Saturday, May 15, 2010

Why the opposition parties made the deal




They had to.
.
Update : Pundit's Guide to Canadian Federal Elections dropped by and kindly left a link to quarterly fundraising by year, party, and contribution type from 2005 to 2010 - vastly more readable than slogging through search pages at Elections Canada - and some analysis of same in comments below. More here. Thank you, Pundit.
Creekside would also like to thank Pundit for not being snotty about my wee foray into realms I know sfa about.
.

6 comments:

West End Bob said...

Yikes!

rather telling numbers . . . .

The Jurist said...

Except that the fund-raising numbers have been in that range for years now and haven't shown any sign of changing. So if the opposition parties haven't figured out how to run an election with the resources they have, when do they plan on getting around to it?

Alison said...

Well, certainly yes on getting around to fighting a smart election, Jurist.
I realize the campaign figures have been more volatile for all parties since 2007- except the Cons who consistantly show $4 to 6 million every quarter - but this time last year the Libs and Cons were matched in donations at around $4M apiece.

I can't make sense of these CBC graphs. They show the Libs pulling ahead of the Cons in contributions by 2009 but according to Elections Canada, the Cons pulled down 2 t0 3 times the contributions and contributors in the last two quarters of 2008.

The Pundits' Guide said...

The Liberals front-end loaded a lot of their fundraising in the first two quarters of 2009 with large dinners and the May leadership convention, trying to play off the Ignatieff honeymoon, and reverse what they viewed as a damaging spin that they couldn't raise money like the Conservatives.

This fell off by the final two quarters of 2009, at which point the party's new National Director left to pursue a mayoralty bid in Toronto. They have been without a chief fundraiser again until just recently.

However, the Liberals are starting to increase their number of small donors, while the Conservatives are experiencing a continued drop in theirs.

Meanwhile, the NDP had a below average first two quarters of 2009, in light of their headquarters' decision to withdraw from fundraising in favour of four provincial sections having elections and/or leadership races. They made up the difference in the latter two quarters. This year, they mostly rebounded in the first quarter, in spite of the incentive campaign they were running for their non-incumbent riding associations to raise money locally.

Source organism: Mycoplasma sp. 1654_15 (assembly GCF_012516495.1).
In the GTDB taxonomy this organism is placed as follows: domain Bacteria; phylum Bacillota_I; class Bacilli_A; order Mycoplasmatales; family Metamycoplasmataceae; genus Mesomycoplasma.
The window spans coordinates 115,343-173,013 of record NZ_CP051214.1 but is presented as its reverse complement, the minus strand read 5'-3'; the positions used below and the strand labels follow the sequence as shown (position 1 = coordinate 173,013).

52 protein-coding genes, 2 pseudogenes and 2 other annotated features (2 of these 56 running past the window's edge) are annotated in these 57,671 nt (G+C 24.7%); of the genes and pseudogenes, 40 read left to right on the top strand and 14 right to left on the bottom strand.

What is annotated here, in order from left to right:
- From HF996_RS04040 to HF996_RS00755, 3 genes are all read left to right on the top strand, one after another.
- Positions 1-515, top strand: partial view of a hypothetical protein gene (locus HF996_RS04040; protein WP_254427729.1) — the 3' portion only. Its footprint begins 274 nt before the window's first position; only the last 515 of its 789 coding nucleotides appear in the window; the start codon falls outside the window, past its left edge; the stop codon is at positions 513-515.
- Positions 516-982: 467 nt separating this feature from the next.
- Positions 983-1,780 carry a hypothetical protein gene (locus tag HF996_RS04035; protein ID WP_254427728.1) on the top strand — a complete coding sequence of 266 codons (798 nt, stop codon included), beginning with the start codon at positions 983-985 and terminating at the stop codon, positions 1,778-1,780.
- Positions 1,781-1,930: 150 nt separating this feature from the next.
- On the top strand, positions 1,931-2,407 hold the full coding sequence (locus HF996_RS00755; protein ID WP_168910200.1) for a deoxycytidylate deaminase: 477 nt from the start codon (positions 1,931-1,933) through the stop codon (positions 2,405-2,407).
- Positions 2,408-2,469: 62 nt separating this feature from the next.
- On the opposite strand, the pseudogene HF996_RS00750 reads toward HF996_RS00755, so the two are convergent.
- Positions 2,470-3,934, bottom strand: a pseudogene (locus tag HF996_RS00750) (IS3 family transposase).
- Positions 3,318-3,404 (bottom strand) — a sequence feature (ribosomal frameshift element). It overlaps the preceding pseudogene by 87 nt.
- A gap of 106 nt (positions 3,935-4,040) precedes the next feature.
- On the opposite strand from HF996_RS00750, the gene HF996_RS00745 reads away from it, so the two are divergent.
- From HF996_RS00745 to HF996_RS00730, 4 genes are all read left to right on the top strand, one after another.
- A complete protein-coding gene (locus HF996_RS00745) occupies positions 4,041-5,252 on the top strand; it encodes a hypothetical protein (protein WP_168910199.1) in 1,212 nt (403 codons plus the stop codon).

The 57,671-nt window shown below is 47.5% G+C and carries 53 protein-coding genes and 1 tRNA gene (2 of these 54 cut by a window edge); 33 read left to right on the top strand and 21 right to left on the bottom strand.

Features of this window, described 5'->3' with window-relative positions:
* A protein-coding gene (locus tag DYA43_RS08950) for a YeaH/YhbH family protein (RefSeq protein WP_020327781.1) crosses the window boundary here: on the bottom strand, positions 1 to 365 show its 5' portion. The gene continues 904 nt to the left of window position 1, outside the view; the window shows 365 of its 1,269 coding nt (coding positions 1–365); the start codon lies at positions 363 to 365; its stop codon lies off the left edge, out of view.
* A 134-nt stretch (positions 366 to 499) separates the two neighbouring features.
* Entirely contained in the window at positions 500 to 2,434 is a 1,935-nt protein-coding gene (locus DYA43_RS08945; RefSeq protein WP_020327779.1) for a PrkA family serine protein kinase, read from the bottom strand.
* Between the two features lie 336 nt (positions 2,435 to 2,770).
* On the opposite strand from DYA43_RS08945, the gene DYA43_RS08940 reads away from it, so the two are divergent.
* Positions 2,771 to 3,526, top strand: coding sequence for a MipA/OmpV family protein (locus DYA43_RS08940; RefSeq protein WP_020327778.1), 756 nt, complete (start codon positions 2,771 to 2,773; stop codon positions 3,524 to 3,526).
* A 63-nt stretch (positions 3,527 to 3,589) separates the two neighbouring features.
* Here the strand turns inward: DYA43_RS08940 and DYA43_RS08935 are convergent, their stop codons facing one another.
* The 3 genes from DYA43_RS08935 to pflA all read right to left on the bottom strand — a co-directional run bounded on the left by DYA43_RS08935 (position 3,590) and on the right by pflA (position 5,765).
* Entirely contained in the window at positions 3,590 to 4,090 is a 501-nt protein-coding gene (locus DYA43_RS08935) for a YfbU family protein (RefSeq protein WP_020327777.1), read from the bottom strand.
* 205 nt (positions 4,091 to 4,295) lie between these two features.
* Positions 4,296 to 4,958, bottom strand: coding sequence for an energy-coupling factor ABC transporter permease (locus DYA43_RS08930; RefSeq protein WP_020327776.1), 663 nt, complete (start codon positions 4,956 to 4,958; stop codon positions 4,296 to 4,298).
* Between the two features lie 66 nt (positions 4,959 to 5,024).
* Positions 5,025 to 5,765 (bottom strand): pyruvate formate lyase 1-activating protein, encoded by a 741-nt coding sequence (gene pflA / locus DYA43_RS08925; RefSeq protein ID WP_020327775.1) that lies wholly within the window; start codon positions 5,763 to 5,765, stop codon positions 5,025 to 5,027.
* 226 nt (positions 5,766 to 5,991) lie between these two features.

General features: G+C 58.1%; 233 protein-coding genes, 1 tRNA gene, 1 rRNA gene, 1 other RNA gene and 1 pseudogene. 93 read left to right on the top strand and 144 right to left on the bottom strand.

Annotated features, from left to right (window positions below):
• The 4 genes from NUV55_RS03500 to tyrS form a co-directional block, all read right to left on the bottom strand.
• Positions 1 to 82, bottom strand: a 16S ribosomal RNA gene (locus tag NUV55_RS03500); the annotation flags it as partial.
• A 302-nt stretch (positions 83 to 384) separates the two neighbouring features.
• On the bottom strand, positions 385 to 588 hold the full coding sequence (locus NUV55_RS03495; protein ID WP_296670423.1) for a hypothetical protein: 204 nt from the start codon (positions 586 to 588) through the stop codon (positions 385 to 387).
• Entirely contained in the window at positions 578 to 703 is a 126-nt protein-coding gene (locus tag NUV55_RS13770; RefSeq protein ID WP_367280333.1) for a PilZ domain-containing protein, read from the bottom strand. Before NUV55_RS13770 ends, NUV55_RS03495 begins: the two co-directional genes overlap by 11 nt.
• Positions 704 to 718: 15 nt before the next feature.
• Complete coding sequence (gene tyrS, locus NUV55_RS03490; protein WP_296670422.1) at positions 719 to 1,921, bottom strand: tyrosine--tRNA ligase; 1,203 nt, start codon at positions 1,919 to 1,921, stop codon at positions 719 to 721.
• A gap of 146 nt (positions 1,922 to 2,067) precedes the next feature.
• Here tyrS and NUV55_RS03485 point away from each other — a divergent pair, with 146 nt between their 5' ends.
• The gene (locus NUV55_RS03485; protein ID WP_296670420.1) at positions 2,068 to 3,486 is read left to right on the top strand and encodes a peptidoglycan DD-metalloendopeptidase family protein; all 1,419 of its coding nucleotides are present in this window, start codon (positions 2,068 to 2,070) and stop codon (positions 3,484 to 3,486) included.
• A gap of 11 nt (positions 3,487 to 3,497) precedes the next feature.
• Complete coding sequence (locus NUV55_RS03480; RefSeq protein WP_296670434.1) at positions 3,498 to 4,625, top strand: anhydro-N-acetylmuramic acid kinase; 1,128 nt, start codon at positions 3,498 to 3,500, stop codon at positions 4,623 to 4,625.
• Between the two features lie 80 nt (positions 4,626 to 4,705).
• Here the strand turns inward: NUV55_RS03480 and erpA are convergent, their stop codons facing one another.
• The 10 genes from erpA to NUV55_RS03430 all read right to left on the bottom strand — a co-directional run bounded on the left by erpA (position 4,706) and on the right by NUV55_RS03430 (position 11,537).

You can explore the quarterly fundraising data by year, party, and contribution type here:

http://www.punditsguide.ca/finances/?pane=1

There is some additional analysis, showing contributions by total size, and by week, for example, here:

http://www.punditsguide.ca/tag/party-finance/

This might give some more historical perspective.
Please note that any analysis of 2009 is only based on quarterly reports thus far, as the annual reports, which will show more data, are not due until the end of June.

Thank you for an always-interesting blog, Alison.

The Pundits' Guide said...

By the way, those CBC numbers include transfers in from riding associations.

I don't do that, because transfers from ridings are not always "contributions", and the quarterly reports don't report the transfers from headquarters back out to the ridings.

So, their totals include both apples and oranges, which I believe is inaccurate.

Rod Smelser said...

The deal was a sound one, so I don't see the need to look for ulterior motives.

On the fundraising issue, Alice has all the numbers that count. I would just add, and I take this from her database, that in 2008 (last year for annual data), the three main parties all had average donations in the same range, $180 to $190. The big difference was the number of donors. The Liberals and the NDP had about 30,000 donors each. The Conservatives had well over 100,000 donors.

Blog Archive